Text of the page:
Unbeknownst to you, hundreds of retailers, shopping malls, coffee shops, and airports track and log your movements. Using sensors installed by retail analytics companies, businesses sniff out your smartphone's MAC address, a unique fixed identifier to your device, whenever your device interacts with their Wi-Fi hotspots.
Using this information, businesses can analyze your shopping habits in order to learn about behaviors and create a "better shopping experience"—but let's face it, it's just so they can make more money. And while the practice has been curbed to some extent, it may still linger in your favorite reseller's brick-and-mortar locations.
In iOS 8, security researcher Frederic Jacobs discovered that hidden underneath the hood of Apple's latest mobile operating system is a feature that randomizes your MAC address, making it impossible for businesses to track your movements.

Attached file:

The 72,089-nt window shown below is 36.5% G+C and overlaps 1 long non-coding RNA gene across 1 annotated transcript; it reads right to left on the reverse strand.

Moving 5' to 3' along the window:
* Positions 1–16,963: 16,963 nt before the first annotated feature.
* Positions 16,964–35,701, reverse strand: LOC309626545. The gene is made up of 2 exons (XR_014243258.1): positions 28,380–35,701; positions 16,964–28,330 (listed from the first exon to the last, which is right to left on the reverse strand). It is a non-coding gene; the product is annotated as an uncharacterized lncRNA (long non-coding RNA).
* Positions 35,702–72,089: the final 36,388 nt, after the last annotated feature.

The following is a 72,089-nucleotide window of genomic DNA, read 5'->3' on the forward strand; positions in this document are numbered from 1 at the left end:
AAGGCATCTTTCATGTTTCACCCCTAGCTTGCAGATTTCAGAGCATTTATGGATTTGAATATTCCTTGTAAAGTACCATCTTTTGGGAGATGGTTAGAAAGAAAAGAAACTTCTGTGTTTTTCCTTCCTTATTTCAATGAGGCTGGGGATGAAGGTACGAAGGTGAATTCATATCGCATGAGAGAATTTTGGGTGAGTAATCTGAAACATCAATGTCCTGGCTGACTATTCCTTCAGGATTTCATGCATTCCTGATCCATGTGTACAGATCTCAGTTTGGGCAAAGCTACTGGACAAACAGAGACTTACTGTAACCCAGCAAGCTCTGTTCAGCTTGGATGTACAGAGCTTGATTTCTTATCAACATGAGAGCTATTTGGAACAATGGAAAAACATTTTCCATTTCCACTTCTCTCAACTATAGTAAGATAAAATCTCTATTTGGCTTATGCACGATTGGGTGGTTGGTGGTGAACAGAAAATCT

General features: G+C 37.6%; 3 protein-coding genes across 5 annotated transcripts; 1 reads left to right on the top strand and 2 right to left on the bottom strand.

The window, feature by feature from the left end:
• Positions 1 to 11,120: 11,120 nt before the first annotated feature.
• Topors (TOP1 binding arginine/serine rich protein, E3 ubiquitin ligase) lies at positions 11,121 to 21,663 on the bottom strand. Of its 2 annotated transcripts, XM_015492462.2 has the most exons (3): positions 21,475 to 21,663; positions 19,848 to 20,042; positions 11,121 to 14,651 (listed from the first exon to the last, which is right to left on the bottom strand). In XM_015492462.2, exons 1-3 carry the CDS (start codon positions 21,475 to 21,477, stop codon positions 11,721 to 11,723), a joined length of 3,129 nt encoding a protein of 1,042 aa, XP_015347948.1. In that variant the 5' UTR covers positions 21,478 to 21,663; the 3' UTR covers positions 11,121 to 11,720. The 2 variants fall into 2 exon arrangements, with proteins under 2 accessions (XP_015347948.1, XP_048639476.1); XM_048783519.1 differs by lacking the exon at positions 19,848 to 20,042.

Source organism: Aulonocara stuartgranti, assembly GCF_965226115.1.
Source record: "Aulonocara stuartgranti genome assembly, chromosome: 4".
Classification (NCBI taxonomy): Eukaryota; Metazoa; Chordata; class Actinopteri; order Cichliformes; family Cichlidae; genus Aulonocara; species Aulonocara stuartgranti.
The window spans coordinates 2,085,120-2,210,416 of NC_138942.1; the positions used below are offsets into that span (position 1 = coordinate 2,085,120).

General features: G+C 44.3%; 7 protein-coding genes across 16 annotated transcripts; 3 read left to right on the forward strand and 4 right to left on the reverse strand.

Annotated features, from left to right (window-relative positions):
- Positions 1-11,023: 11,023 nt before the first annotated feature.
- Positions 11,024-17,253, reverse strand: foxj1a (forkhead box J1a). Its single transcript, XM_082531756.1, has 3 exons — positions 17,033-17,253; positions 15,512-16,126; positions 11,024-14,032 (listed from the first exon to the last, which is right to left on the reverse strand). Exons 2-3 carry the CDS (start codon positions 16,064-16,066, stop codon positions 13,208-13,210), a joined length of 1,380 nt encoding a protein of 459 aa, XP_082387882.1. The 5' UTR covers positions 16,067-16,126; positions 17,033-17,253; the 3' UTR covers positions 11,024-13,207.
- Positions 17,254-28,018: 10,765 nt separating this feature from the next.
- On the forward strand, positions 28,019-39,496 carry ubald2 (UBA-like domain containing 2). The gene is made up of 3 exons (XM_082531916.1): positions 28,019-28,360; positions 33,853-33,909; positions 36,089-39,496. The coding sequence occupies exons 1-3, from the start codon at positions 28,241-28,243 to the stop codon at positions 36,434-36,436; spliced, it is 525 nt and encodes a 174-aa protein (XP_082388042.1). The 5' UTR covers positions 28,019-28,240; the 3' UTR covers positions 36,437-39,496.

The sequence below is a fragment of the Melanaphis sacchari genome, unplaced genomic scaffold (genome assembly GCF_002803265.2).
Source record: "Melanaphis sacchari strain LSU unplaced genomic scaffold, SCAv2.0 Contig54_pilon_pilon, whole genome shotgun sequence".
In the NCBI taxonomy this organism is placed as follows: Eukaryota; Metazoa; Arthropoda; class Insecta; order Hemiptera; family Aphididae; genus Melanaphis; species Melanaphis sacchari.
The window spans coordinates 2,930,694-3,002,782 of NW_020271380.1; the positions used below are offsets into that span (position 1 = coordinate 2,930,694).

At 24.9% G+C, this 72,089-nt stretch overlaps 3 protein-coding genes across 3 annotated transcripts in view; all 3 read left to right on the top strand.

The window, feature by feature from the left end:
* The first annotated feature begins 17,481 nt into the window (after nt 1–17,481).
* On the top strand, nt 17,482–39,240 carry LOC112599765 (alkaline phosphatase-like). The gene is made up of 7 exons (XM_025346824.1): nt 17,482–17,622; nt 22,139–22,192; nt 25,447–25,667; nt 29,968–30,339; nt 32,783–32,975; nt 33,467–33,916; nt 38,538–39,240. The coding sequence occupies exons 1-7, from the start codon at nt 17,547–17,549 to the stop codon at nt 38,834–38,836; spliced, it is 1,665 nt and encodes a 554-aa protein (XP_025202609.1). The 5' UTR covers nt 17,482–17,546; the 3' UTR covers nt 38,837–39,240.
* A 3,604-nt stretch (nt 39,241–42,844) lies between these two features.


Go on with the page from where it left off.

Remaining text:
Randomizing the MAC addresses is definitely a big win for Apple users, especially because you may not always be aware when your device is being tracked.
But as with any good news that's ever worth mentioning, some have suggested that Apple has an ulterior motive to barring retailers from following their users—so that they can instead push their own indoor proximity system, iBeacon.
Frederic Jacobs quickly took to Twitter to quash these rumors.
Paired with the integration of DuckDuckGo as a default search engine option in Safari—known for its no-tracking policy—it seems that Apple is listening to consumers when it comes to privacy and security.
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